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Home made thicknessing sander if

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Home made thicknessing sander if you have a lathe.

I wanted to cut some new deck planks for my Mermaid which i can do well enough,

but they would have a sawn face. So I started thinking about making a thickness sander, what did I have that spins horizontally?

The little Proxxon lathe, a little bit of thinking and came up with this item.

Its is a bit crude, just made up with bits in the shed.

The height adjustment is probably lacking in enough horizontal stability

The butt hinge is a bit loose in the pin.

And the cloth backed sandpaper is just hanging on to the velcro.

But that said, it did a pretty good job for a first up, bang it together fitting.

The lathe handled the load fine, the planks were put through against the spin.

I was only sanding a small amount each pass so holding the wood was no problem.

Certainly need refining, a dust extractor hood.

I trued up the dowel by running a file under it sitting flat on the bed.

Cheers Chris


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33 minutes ago, bruce d said:

Looks good to me. I'll be interested to hear how you get on with Velcro. It might actually be a good thing to have a bit of 'squish' in the process provided it squishes consistently across the width.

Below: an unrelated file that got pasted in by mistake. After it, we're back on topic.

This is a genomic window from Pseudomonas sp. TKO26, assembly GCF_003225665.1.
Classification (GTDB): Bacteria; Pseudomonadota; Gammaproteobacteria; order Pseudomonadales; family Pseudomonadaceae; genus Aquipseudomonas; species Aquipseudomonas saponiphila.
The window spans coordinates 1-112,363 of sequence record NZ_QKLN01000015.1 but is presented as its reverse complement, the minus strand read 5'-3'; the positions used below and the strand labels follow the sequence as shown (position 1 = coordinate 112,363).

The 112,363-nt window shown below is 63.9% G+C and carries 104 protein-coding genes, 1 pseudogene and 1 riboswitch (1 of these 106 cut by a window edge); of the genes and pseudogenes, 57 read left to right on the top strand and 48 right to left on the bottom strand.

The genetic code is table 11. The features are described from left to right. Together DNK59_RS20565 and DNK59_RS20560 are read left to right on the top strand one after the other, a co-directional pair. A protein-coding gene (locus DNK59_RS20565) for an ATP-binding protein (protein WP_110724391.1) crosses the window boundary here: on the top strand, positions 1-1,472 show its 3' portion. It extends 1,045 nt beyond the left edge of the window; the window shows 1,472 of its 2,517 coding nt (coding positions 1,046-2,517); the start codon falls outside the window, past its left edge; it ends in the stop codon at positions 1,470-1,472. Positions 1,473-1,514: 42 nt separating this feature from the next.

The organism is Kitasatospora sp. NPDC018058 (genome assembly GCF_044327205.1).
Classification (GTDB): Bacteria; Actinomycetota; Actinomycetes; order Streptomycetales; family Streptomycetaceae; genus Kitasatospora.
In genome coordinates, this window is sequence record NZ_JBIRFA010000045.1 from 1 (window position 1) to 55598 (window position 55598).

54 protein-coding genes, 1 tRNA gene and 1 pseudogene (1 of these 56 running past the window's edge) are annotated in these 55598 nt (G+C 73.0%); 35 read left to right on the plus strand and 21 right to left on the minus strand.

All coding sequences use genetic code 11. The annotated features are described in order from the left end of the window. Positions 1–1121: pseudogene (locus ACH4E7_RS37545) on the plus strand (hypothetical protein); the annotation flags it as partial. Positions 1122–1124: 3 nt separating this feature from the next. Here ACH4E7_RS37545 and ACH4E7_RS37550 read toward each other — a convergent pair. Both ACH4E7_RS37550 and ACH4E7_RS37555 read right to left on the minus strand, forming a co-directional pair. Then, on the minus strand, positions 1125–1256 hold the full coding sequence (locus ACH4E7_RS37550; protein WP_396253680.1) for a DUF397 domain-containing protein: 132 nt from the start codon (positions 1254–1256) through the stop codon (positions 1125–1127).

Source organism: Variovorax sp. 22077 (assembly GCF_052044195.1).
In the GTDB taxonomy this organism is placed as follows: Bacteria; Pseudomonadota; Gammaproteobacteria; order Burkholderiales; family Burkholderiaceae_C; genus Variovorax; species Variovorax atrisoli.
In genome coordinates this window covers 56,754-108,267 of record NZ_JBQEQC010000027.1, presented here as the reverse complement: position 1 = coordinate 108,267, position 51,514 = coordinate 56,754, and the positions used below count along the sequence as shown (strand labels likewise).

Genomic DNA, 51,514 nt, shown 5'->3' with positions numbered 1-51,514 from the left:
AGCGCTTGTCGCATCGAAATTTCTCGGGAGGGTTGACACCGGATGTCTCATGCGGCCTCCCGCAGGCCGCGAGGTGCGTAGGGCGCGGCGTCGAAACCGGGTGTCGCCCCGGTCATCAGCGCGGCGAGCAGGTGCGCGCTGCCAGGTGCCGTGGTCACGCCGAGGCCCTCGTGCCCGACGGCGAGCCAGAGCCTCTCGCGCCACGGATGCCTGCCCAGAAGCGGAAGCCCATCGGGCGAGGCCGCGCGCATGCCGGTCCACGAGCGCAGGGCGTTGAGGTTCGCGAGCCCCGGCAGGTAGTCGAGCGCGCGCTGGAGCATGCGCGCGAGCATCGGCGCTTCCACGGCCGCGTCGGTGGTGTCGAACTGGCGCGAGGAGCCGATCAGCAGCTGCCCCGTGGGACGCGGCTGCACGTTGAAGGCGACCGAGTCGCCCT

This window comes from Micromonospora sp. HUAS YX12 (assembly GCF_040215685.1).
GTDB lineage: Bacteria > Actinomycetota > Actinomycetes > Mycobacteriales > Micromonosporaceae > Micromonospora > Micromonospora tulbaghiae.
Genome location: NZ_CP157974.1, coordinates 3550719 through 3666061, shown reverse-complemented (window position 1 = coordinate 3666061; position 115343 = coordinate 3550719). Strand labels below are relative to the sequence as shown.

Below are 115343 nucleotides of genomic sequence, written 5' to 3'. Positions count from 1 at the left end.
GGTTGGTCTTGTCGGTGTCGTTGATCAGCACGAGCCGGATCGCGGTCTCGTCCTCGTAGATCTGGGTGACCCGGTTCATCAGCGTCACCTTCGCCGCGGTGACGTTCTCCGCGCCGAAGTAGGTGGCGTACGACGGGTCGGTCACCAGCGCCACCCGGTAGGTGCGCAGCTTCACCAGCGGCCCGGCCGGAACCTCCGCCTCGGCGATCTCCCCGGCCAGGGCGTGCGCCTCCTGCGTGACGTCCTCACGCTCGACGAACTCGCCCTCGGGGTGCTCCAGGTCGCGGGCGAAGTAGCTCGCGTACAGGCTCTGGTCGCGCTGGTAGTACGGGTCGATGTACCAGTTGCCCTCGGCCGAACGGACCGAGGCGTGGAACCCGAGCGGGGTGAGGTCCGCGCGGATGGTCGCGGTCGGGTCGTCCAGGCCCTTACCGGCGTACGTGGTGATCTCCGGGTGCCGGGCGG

That's about it in a nutshell Bruce, I don't know if hard roller would work. A bit of squish is good to have.

The problem with the velcro is that it only just hangs on to the paper. I think a spray glue is available to hold the paper directly on

to the wood that would let go when you wanted to change the paper, but that means a hard roller.

Will fiddle with it, I am good at that.

Hooroo Chris

Edited by Cabbie
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Might try a spindle sander shaft arrangement, perhaps with a threaded rod. You can still support the free end, but a nut and washer between the support and the rubber sleeve would tighten a spindle sander tube onto the rubber. You’d need to buy a few spindle sander tubes and a rubber sleeve of an appropriate size and a threaded rod of the same diameter as the spindle shaft. You could set up the free end support similar to the bed adjustment to true the sleeve to the bed. 

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I made a machine using NRG plans - in the '70's  ?  

The platten was Hard Maple -  The square stock was glued to a 1/2 cold rolled steel rod and the turned by a professional woodworker.  I did not and do not have a full size lathe.   At the time, the only media that I knew of was the 11x9 hardware store sheets, so I had the platten sized to take that = 11 inches long and 9 inches circumference.  I used Weldwood contact cement.  It was/ still is a bear to change.  Mineral spirits and naptha denature it,  but the paper backed media -- awful to remove.


I have since discovered cloth backed sanding media - it is much better.